The good news is that normal gameplay in DKCR doesn’t require that you roll often, but when it does, the frustrating waggle mechanic can cause you to go plummeting to your doom if the controller decides not to detect the shake during your mid-air jump attempt. And with a game that’s already as challenging as DKCR, the last thing we need is the obstacle of cumbersome controls. I welcome challenge in a game, but it should be the result of clever game design, not poor control choices. Imprecision and Donkey Kong Country just don’t mix. Furthermore, from what I understand, the Time Attack mode all but requires that you constantly roll throughout the levels to increase your speed if you hope to stand a chance at a gold medal, ensuring you’ll be spending several minutes straight waving your controller up and down like a madman. If it tells you anything, I’ve never used the Homebrew Channel on my Wii but am now looking into it because I read about a way to use Gecko codes to reassign rolling to the B button. I am saddened that I feel forced to resort to such extreme measures just to get the tight, accurate and responsive customized controls that should’ve been an option in the first place. Please, Nintendo… I’m begging you. In the event that you ever read this: Smash Bros. Brawl was the gold standard in flexible control schemes. Don’t make us go backwards! I’m all for utilizing the capabilities of the remote and nunchuk when it makes sense, but this shake-to-roll concept feels so unnatural and awkward, and no game ever suffered by allowing us to control it just the way we wanted.
“How’s the multi-player mode? Are two apes better than one?”
I never really spent much time with the multi-player modes of the original DKC games, and after giving it a spin for a few levels in DKCR, I imagine that tradition will continue. This is the first game where two players can play a level simultaneously in co-op, which actually sounds pretty fun in theory. Also, unlike New Super Mario Bros. Wii, you cannot run into your friend and therefore will not be inadvertently (or intentionally, as the case may be) causing their untimely demise by running into them, nor will their death create a distracting “hiccup” or interrupt the other person’s gameplay. However, just a few levels in I already noticed some problems. First of all, DK will never be able to use Diddy’s jet pack to hover anymore, which automatically makes the game harder for player 1 than if you were just playing by yourself. Second, there are many situations where only player 1 will have control of the on-screen action, such as mine cart levels, barrel blast levels, and while riding Rambi. During those times, player 2 will just kinda have to sit there and be bored. Also, while playing with friends I found that it was very common for one person to lag behind and have a hard time catching up. The game does automatically advance player 2 to player 1’s position if they’re off-screen long enough, but it happened so frequently that it felt like more of a hindrance than a help to constantly have to wait for player 2 to catch up. But it all depends on how you play – this could just be an opportunity for someone who isn’t a huge gamer to participate without taking a leading role, much in the same way that Super Mario Galaxy allowed a second player to assist with Star Bit collecting and bashing enemies with the pointer.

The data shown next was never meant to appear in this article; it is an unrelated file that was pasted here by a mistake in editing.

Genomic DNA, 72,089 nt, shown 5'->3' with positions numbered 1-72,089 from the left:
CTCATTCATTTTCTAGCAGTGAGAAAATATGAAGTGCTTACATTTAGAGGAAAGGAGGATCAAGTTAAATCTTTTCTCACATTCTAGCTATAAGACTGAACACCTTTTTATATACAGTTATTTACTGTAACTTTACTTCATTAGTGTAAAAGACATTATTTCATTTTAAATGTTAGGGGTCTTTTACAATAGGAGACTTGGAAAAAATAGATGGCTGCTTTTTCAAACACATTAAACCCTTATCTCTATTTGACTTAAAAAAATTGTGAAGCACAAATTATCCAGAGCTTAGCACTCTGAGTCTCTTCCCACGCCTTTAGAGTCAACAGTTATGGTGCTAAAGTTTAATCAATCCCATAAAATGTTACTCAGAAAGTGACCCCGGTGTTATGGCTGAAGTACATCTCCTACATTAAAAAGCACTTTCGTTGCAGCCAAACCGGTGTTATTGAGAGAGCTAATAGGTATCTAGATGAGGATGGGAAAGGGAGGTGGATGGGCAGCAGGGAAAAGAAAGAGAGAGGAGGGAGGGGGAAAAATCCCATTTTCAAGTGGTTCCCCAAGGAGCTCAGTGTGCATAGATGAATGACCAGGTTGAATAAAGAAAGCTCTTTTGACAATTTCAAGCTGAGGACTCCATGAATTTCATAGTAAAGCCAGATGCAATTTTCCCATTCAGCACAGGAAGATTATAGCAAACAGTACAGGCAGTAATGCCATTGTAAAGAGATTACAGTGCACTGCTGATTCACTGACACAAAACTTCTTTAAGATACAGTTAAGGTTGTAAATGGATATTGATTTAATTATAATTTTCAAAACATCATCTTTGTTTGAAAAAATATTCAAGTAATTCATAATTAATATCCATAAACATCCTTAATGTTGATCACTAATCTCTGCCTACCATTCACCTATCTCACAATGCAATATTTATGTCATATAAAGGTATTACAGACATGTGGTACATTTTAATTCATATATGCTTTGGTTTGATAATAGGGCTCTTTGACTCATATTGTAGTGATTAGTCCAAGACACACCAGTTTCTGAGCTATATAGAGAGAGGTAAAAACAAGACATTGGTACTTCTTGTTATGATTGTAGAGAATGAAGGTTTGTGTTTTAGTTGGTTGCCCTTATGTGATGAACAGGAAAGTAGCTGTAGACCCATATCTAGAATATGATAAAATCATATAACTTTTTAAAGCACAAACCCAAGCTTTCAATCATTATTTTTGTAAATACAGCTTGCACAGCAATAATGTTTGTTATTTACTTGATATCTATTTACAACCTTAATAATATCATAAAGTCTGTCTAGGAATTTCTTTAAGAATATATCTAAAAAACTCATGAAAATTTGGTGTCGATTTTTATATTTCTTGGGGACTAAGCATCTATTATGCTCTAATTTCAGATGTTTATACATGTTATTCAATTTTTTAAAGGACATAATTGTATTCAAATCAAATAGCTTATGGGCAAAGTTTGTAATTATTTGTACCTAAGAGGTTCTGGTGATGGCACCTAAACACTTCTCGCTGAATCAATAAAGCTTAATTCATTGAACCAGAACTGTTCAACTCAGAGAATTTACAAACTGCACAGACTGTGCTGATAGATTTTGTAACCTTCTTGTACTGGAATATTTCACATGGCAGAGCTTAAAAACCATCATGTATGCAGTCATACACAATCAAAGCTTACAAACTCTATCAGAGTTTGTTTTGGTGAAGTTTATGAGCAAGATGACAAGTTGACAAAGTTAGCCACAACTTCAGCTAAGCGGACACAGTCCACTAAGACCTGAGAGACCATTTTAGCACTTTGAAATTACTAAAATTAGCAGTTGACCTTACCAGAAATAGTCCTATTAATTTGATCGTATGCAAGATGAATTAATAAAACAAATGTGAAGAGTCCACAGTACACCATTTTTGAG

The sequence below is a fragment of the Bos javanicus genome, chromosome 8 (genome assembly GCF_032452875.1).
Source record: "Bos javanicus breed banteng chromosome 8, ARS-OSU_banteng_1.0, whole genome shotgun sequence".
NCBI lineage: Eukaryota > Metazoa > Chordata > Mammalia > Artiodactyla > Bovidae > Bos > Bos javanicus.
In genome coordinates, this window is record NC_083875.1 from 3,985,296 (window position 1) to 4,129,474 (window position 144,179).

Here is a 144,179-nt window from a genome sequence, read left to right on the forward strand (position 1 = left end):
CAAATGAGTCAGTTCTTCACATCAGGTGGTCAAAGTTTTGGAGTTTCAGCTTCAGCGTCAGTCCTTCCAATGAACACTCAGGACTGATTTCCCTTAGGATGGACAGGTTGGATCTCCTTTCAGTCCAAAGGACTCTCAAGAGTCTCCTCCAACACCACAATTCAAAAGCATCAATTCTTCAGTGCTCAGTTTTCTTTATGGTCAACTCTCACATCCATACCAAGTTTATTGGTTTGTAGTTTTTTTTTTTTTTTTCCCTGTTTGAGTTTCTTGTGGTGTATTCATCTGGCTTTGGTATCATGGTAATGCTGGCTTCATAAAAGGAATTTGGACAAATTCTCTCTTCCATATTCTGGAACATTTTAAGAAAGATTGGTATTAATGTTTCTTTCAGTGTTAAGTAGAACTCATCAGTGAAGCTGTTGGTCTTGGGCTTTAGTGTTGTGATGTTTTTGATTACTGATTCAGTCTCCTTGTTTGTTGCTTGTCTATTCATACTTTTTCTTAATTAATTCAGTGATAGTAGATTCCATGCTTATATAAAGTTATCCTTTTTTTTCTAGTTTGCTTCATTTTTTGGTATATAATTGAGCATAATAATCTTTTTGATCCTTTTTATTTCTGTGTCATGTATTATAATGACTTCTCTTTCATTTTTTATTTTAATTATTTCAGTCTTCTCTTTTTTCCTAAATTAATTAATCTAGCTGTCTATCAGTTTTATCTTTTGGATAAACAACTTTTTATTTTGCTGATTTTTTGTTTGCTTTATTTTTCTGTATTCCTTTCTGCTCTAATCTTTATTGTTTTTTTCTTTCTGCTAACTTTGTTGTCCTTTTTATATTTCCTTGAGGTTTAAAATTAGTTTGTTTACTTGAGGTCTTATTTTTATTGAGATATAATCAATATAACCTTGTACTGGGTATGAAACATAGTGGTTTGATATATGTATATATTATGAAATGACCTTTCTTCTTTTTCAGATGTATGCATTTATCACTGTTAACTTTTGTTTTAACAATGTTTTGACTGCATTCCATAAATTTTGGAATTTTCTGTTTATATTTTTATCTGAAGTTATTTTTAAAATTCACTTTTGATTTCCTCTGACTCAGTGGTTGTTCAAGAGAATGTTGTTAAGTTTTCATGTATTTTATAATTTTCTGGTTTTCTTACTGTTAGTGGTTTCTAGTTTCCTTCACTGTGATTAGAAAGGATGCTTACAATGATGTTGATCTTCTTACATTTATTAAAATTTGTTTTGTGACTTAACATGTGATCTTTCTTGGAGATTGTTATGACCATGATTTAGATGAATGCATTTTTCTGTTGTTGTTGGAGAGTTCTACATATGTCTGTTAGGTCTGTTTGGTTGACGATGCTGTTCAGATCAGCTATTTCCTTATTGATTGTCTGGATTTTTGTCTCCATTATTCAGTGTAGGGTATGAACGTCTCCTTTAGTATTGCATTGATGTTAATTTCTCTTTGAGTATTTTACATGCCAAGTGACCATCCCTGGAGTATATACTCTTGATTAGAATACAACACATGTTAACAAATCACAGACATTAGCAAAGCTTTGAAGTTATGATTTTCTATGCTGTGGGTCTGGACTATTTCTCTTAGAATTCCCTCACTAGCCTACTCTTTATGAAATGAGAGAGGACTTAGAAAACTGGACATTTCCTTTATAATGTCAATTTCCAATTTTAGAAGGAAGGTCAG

“So what’s the verdict? Pros/Cons? Buy/Don’t buy? Is DK still the thrilla gorilla? Is it cool for me to say that?”
– Classic, enjoyable DKC gameplay is satisfying and fun
– Nostalgic treats abound for veteran gamers with retro tunes and the return of fan favorites such as Rambi
– The collectible KONG letters, jigsaw pieces, Time Attack medals and extra levels will keep you busy long after you’ve beaten the main game
– Brand new co-op multi-player mode and Time Attack mode
– Far and away the prettiest sidescrolling adventure in recent memory
– Choose between the horizontal Wii remote play style, or remote + nunchuk style
– The shake-to-roll control scheme is severely limiting and frustrating at times
– Numerous levels may claim upwards of 20 lives before you either beat the level or beat your Wii into a fine powder
– The graphics and soundtrack might not live up to the euphoric dazzling glory of the original DKC games
– Can’t swap between DK and Diddy in single player, even though you can play as them separately in multi-player
– I miss Expresso; he was hella fast, and Rambi only runs that fast if I constantly swing my remote around like a baboon
Verdict: BUY. This game belongs in your Wii collection. Like most games, it has its flaws, but those are safely outweighed by the high quality gorilla warfare gameplay.
Is it cool for me to say “thrilla gorilla”: Probably not.
Will you be picking up Donkey Kong Country Returns? Are you going for all the KONG letters, jigsaws, and medals? Where do you stand in Wagglegate 2010? Let us know in the comments!